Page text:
On the other hand, Biden was part of an Obama Administration that tacitly encouraged a ragtag group of Native Americans and radical environmentalists to block construction of the Dakota Access Pipeline even after the courts rejected all of their objections.  This toleration of lawlessness to achieve their policy goals on climate change encouraged the growth of Antifa and violent urban protests.  Biden has since criticized the current violence.  However, we need a President who unequivocally rejects political violence of all kinds and Biden’s equivocations deserves a -.5.

Conclusion

America can be strong only if it’s people are strong. The development of strength requires sacrifice and commitment, yet neither candidate is truly committed to that goal.  If we cannot find the will to build and maintain our true sources of national strength, the nation that produced Theodore Roosevelt will disappear into history, perhaps with democracy itself. 

Coronavirus, Domestic Policy, Government

The Dangers of Executive Overreach

Theodore Roosevelt at his desk with papers

As this helpful article from the Smithsonian Magazine illustrates, the debate over the use of presidential executive orders to end-run Congress originated with Theodore Roosevelt.  In his conservationist zeal to protect unique land and monuments, TR pushed the limits of the Antiquities and Reclamation Acts. While we are all blessed by the resulting preservation of sights like the Grand Canyon, his expansive view of presidential power also resulted in abuses like FDR’s internment of Japanese-Americans and President Truman’s attempt to seize the steel mills to prevent a strike. President Trump’s recent orders to provide partial relief for workers hit by the COVID-19 pandemic shows the limitations of the practice and its danger to our constitutional democracy.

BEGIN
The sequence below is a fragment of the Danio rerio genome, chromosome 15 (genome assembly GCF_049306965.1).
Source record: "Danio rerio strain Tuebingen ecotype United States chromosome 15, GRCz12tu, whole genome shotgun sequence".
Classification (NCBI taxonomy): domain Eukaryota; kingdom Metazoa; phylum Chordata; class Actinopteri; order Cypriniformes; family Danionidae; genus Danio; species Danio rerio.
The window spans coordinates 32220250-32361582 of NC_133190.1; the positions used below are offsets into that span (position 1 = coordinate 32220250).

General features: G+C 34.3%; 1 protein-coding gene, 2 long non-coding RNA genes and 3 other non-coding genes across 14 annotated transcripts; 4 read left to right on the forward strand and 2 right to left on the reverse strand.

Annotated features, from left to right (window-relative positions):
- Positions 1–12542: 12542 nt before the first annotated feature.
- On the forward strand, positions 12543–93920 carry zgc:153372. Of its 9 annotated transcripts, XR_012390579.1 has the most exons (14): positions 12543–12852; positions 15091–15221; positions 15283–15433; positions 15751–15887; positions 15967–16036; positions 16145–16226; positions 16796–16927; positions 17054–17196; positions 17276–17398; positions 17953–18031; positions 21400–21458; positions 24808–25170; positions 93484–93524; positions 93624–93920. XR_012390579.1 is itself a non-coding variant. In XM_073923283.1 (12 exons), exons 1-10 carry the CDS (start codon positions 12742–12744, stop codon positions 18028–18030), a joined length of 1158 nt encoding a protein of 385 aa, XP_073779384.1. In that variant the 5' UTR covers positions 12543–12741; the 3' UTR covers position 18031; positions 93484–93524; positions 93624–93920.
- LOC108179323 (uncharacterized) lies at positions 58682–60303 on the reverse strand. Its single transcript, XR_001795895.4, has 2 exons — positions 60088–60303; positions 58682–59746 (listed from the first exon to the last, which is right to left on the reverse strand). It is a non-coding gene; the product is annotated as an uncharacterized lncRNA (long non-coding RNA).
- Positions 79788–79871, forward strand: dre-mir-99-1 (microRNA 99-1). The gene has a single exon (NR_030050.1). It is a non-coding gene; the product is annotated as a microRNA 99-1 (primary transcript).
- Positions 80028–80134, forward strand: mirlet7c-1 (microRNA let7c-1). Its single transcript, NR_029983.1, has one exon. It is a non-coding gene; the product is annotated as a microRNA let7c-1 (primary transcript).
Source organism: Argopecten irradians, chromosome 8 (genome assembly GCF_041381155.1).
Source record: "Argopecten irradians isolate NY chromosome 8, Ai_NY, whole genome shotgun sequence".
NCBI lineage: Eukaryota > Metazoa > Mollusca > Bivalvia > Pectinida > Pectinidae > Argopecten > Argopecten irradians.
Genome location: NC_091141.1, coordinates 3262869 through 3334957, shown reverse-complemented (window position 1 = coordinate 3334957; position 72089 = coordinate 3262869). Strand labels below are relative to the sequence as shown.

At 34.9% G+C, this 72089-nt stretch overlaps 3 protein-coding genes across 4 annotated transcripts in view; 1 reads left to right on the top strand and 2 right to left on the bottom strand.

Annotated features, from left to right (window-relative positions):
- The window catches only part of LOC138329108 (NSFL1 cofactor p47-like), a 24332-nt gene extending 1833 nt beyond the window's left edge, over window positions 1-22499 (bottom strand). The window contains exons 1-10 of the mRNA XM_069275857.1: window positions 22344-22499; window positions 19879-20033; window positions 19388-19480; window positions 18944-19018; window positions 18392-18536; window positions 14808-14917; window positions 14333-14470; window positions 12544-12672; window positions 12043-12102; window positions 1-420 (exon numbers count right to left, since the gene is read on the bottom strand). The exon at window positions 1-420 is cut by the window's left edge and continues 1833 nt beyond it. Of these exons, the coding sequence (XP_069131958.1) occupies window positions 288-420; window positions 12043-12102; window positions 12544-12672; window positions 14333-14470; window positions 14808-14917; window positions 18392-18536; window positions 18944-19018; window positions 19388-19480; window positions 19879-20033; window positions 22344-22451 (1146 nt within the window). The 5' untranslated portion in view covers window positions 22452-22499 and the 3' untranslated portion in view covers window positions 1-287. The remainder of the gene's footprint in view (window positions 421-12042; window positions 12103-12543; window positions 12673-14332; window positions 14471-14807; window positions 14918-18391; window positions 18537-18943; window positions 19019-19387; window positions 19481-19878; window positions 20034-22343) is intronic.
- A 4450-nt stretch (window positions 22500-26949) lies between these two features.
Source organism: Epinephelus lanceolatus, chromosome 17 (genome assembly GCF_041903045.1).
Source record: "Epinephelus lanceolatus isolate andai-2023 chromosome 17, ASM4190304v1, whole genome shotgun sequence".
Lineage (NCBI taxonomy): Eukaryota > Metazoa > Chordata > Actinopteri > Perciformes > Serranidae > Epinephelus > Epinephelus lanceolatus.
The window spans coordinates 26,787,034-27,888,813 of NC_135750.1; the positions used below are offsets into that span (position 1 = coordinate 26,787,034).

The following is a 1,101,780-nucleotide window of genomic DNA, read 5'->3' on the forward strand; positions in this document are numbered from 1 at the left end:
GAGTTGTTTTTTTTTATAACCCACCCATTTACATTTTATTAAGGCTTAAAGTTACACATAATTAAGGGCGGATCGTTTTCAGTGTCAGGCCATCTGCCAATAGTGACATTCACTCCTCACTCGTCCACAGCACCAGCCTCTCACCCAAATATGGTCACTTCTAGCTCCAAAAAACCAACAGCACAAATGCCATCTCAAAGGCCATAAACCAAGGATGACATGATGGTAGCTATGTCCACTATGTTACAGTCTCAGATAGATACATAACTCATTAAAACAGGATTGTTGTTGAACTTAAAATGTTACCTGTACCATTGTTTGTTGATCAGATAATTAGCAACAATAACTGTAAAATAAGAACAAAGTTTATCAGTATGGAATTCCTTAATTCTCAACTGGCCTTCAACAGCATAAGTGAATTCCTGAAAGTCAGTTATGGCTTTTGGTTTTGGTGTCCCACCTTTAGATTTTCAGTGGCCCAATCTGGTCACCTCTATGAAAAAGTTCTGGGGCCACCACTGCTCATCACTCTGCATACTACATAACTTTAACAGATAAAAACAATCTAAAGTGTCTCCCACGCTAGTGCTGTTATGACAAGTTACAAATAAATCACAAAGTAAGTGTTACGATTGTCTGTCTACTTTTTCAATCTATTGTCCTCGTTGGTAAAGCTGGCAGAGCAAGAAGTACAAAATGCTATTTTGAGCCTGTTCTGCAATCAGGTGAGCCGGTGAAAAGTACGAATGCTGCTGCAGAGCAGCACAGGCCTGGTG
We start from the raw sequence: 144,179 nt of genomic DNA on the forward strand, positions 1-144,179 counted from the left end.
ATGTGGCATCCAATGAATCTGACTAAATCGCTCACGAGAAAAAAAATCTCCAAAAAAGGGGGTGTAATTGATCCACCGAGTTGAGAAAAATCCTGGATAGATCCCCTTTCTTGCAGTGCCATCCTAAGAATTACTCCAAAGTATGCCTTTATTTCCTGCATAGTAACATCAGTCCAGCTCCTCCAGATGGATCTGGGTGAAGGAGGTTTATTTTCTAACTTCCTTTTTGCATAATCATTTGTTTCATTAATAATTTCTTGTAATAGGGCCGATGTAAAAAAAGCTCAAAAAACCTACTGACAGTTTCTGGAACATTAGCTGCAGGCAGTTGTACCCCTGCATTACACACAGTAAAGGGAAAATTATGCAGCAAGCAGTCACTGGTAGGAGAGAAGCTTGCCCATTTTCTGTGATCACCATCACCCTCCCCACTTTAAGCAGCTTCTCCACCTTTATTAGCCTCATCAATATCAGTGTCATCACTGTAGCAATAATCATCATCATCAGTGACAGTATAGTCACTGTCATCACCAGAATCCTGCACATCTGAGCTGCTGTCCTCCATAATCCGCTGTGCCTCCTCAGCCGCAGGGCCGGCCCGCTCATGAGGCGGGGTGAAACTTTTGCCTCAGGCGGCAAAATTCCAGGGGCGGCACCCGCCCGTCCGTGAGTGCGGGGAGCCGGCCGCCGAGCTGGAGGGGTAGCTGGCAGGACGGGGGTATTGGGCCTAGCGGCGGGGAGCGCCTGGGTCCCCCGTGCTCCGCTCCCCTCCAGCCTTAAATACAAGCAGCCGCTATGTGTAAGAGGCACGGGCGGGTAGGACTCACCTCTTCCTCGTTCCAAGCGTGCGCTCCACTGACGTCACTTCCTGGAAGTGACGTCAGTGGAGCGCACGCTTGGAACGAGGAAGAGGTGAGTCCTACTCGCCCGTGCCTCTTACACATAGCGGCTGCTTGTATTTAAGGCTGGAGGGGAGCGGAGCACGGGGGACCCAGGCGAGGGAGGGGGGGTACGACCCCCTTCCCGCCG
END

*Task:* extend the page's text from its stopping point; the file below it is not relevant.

This story from CNN sets forth the problems with these orders and why congressional action was required. The new $400 per month unemployment benefit may never materialize since it was not authorized to be distributed through the current unemployment insurance system. The payroll tax cut is really a deferral and so worker could be on the hook for a huge catch-up payment next year. Finally, the eviction protections simply consist of a study by the Secretary of Health and Human Services of ways to provide such protection.

When the last coronavirus relief effort stalled in March, I criticized both the President and Congress over their failure to reach agreement under the headline “Leaders Don’t Dither. They Decide”.  This relief bill should be more targeted toward the unemployed and essential workers on the front lines of combating the disease and supporting American society in dealing with it. However. dangling partial relief for them by a questionable legal method is not real leadership.  Leadership in our system of separation of powers often involves compromise. TR’s sympathy for those workers would probably drive him to swallow his pride to provide a “square deal” for them in time for destitute and heroic workers to receive the meaningful help they need.